Les sociétés sont en proie à des mutations culturelles profondes qui transforment de manière inédite les modes de vie , le rapport au monde , à l’autre , au travail à l’information aux savoirs et aux loisirs … Ces transformations ont des aspects positifs et négatifs : elles laissent parfois entrevoir des opportunités nouvelles et enthousiasmantes mais participent également à des dérives graves et inquiétantes . Les événements tragiques dans le monde , les problèmes identitaires et les replis culturels dont ils témoignent , imposent aux chercheurs une réflexion sur le sens et la place de la culture dans le développement de la société . A quoi servent les stratégies culturelles entreprises ? Quelles en sont les finalités ultimes ? C’est sans doute dans le domaine de la société que nous devons penser l’intérêt de la culture . L’édification de la culture , l’éducation , l’accès aux savoirs sont les voies qui permettent à chacun d’ajouter sa pierre dans la construction de la société , d’exercer ses droits et ses responsabilités civiques . Comment cet objectif se traduit-il dans les pratiques d’acteurs culturels ? Comment peut-on agir dans nos différentes fonctions sans perdre de vue la réciprocité de la relation entre la culture et la société ? En un mot , comment défendre la contribution de la culture à une approche critique , dynamique des transformations sociales ?
At the English Department, a study entitled “Drama in Society: Empowering the Handicapped” showed how drama plays significant roles in four areas of community life: education, healing, ritual, and entertainment. The function of drama is contested by many dramatists. Some dramatists perceive the theatre as a mirror that reflects society, while others contend that theatrical works should change society. The aim of the study is to demonstrate how drama can be used to empower the handicapped and help integrate them into society. “Shadow of Homeland” is a play that reflects reality and seeks to depict the life of handicapped people, a marginalized group in the Lebanese society. It endeavors to give voice to this silenced group by sounding the murmurs of many handicapped characters who are touted by the Lebanese society as “the other” and deprived of their rights. Some of the actors and actresses in this play are members of Mountada Almoukadeen and they vocalize their own problems. This serves as a double edged sword; on the one hand, the audience gets to see the trials and tribulations of the “disabled” and on the other, the abilities and talents of the handicapped are exemplified as they have taken to the stage as any other actor would. The play, thus, aims to change public perceptions of the handicapped, and at the same time calls for social change.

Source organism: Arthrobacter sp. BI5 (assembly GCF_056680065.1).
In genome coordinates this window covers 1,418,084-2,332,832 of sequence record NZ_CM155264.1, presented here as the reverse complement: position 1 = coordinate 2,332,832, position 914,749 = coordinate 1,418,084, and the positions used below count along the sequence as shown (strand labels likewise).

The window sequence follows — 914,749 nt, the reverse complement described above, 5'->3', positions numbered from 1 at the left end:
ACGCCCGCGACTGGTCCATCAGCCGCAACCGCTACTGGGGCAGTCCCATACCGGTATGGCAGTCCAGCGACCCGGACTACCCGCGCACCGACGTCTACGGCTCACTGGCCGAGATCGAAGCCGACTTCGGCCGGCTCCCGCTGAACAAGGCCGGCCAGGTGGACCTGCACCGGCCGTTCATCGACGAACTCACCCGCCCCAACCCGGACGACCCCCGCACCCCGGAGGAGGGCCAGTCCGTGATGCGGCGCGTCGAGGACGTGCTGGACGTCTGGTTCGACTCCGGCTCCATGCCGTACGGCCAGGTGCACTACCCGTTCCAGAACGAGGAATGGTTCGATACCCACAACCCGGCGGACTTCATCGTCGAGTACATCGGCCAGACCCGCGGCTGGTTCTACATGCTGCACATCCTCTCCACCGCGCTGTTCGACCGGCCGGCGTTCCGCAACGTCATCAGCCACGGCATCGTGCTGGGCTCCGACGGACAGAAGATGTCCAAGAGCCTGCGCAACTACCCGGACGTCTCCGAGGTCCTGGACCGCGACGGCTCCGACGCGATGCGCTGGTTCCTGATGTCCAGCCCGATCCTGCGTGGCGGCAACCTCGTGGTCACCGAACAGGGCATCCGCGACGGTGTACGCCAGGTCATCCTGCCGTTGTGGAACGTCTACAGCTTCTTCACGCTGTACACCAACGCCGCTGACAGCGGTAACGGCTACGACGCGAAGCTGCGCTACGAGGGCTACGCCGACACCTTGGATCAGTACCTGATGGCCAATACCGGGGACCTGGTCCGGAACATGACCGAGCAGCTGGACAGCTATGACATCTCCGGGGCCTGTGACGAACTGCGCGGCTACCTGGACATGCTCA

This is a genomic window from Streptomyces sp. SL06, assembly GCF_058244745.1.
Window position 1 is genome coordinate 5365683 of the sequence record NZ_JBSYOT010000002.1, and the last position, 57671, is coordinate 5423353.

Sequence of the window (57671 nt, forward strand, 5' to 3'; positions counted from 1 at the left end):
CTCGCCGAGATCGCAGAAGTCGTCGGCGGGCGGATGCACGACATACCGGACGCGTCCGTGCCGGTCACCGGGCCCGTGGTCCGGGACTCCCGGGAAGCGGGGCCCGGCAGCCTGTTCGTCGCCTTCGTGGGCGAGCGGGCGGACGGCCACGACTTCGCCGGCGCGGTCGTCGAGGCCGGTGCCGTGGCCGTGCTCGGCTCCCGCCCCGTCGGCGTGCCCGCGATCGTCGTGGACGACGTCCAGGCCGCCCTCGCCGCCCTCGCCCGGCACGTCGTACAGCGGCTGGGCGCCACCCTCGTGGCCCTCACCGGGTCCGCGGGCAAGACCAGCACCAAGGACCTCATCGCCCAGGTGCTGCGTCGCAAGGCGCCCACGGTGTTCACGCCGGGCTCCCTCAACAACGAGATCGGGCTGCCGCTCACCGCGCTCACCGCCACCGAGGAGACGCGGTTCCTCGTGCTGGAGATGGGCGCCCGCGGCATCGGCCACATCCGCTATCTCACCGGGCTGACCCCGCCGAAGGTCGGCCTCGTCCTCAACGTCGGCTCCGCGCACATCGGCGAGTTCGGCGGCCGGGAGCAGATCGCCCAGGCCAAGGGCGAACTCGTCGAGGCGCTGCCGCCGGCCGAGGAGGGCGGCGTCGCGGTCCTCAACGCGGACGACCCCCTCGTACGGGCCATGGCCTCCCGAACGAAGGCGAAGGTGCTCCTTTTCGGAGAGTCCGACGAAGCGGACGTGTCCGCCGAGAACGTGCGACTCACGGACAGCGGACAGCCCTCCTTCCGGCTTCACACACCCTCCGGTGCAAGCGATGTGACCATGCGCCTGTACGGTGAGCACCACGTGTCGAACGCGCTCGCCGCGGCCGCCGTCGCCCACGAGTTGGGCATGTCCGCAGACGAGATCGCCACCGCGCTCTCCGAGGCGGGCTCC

Another paper tackled the issue of war fiction in Iraq. In wartime, when truth is the first victim, writers are drafted to be its first victimizers. In order to practice their authority on their texts, writers try to write their own version of the truth. This makes them targets of wartime censorship. A writer’s struggle is intensified when they find themselves in the trap of writing war in a context of dictatorship. Being caught in the crossfire between war and dictatorship, the writer practices self-censorship to protect their life, family, and eventually even their text. A vivid example of such a writer is Mahdi Isa al-Saqr, the Iraqi novelist who tried to remain loyal to his values in his writings about war through both implicit criticism in his first novel and explicit condemnation throughout his last novel, published in 2006, after the fall of the Iraqi regime. This paper, therefore, explores how al-Saqr succeeded through his imagination (a writer’s most powerful weapon) and his narrative techniques, to challenge censorship in all its forms, and still express his own convictions. His writings are not only an alternative narrative/narration of what was happening but also became a prediction of the future. His techniques and works established a model for many other writers to follow and stand proof that the word is mightier than the sword - and certainly mightier than censorship.
Studies at the Arabic Department cover a number of topics. A study was conducted on modern Palestinian poetry, entitled “The Role of Mahmoud Darwish in Building the Palestinian Revolutionary Thought”. Other studies and theses focus on linguistic, semantic and rhetorical aspects of the Holy Quran.
A paper entitled “Writing for Change: The World between Literature and Theory” aims to examine humans’ endeavors towards self-achievement, both individually and collectively. Thus, writers and thinkers have formulated their thoughts and feelings to capture this aim. It would seem that writers constantly precede theorists in crystallizing ideas, since they rely largely on insightfulness. They uncover the ills of society to ramify them. Such writings usually appeal more to the people and have a greater impact, in particular since they include an aesthetic dimension. Through this, they often lead to change with the spread of a new culture in the society. This literary exploration is followed by a phase of theorization, which seeks to explain and interpret. It is then that knowledge changes from an intuitive to a deductive method.